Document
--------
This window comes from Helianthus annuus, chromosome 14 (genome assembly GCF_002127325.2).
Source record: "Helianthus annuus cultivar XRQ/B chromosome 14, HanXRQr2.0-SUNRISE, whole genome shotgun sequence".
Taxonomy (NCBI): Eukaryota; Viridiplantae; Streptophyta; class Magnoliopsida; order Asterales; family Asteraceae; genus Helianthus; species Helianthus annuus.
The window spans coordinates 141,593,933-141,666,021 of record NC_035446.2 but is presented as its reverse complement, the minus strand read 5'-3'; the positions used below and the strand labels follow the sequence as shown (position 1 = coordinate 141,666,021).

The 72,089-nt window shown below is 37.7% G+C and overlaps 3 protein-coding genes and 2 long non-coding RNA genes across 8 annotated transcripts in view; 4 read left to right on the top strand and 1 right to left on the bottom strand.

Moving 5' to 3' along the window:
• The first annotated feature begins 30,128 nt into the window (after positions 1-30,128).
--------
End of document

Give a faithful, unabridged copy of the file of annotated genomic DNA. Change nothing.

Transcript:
This window comes from Helianthus annuus, chromosome 14 (genome assembly GCF_002127325.2).
Source record: "Helianthus annuus cultivar XRQ/B chromosome 14, HanXRQr2.0-SUNRISE, whole genome shotgun sequence".
Taxonomy (NCBI): Eukaryota; Viridiplantae; Streptophyta; class Magnoliopsida; order Asterales; family Asteraceae; genus Helianthus; species Helianthus annuus.
The window spans coordinates 141,593,933-141,666,021 of record NC_035446.2 but is presented as its reverse complement, the minus strand read 5'-3'; the positions used below and the strand labels follow the sequence as shown (position 1 = coordinate 141,666,021).

The 72,089-nt window shown below is 37.7% G+C and overlaps 3 protein-coding genes and 2 long non-coding RNA genes across 8 annotated transcripts in view; 4 read left to right on the top strand and 1 right to left on the bottom strand.

Moving 5' to 3' along the window:
• The first annotated feature begins 30,128 nt into the window (after positions 1-30,128).